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Classic Social Science, Digitally Remastered: The Protection of Children, Second Edition, by Dingwall, Eekelaar & Murray

This book has not been easily available in print for many years, but it has long been regarded as an important contribution to the study of child abuse and neglect, and legal and social responses to it.
This classic study of law and social work in action is based on the most extensive investigation of child [...]


Yale Law Journal’s May 2014 Issue: Citizenship Via the Mother; Federal & Local Crime Enforcement; Bobbitt on Gilmore; and Appellate Injustice

The May 2014 issue of The Yale Law Journal features new articles and essays on law and legal theory by internationally recognized scholars. Contents include:
* Article, “Illegitimate Borders: Jus Sanguinis Citizenship and the Legal Construction of Family, Race, and Nation,” by Kristin Collins
* Article, “Legitimacy and Federal Criminal Enforcement Power,” by Lauren M. Ouziel
* Feature, [...]

Harvard Law Review

Harvard Law Review, May 2014, on Exclusionary Rule, Opt-outs, and Financial Regulation’s Politics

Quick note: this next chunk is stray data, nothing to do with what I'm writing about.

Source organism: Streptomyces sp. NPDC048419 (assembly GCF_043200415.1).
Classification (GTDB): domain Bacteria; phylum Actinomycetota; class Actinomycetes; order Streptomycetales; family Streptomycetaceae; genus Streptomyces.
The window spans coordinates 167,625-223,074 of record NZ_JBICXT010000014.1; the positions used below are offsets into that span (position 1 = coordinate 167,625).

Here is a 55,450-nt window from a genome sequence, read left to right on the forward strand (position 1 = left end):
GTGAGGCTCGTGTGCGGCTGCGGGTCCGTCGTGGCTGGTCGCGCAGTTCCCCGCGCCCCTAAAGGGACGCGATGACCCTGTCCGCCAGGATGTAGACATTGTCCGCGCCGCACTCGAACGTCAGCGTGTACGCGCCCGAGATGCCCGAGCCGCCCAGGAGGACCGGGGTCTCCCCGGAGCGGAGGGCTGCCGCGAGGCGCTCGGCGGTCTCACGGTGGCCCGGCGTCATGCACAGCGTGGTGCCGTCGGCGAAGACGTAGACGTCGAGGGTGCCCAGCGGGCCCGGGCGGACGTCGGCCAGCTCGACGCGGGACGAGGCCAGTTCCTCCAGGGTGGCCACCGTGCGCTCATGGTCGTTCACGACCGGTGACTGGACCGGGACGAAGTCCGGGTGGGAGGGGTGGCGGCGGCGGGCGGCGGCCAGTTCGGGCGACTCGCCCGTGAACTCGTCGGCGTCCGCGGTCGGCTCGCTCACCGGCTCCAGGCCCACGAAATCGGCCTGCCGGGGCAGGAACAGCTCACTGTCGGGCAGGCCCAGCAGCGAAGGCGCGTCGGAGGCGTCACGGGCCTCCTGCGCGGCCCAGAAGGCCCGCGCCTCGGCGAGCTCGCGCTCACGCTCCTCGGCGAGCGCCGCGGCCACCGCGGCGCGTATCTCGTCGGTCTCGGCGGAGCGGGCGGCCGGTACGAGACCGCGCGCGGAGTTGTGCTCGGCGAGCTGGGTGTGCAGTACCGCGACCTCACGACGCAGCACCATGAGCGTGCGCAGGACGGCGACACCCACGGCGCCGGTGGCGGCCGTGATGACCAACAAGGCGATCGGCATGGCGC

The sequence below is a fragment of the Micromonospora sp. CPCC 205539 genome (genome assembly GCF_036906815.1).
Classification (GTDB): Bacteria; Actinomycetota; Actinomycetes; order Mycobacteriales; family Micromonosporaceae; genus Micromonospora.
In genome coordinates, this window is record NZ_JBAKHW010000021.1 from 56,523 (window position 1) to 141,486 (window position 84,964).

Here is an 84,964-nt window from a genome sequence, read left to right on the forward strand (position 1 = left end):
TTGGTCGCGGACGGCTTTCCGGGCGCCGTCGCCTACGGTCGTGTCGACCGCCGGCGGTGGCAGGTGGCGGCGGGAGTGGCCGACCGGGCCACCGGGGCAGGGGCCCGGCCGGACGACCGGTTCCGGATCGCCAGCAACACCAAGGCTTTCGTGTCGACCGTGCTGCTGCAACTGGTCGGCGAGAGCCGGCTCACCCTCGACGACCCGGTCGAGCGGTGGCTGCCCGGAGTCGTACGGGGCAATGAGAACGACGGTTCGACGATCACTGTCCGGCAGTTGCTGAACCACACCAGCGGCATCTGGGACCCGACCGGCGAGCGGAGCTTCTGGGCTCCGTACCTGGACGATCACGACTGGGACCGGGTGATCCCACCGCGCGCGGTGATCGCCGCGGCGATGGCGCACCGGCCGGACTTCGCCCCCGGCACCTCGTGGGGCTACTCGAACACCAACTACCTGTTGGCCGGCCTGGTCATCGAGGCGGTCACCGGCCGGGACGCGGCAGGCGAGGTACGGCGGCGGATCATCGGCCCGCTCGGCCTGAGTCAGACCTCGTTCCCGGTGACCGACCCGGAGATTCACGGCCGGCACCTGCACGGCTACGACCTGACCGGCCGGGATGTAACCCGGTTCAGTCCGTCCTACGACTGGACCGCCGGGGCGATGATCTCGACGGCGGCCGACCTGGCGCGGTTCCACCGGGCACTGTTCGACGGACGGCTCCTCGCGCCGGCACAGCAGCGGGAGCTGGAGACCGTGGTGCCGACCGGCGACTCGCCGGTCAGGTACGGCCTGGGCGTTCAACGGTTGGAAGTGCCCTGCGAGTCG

Harvard Law Review, Number 7 (May 2014), includes an article, two book review essays, and extensive student research. Specifically, the issue features:
• Article, “The Due Process Exclusionary Rule,” by Richard M. Re
• Book Review, “Consent and Sensibility,” by Michelle E. Boardman
• Book Review, “The Politics of Financial Regulation and the Regulation of Financial Politics: A [...]


Mark Aaronson Examines Representing the Poor Against Governor Reagan’s Welfare Reforms

An extended, multifaceted case study of a kind not much found in the literature on social cause lawyering. The narrative highlights the forceful presence of California Governor Ronald Reagan and the pivotal role in representing the welfare poor of Ralph Santiago Abascal, a government-funded legal aid attorney and social reform leader. To fight Reagan’s ambitious [...]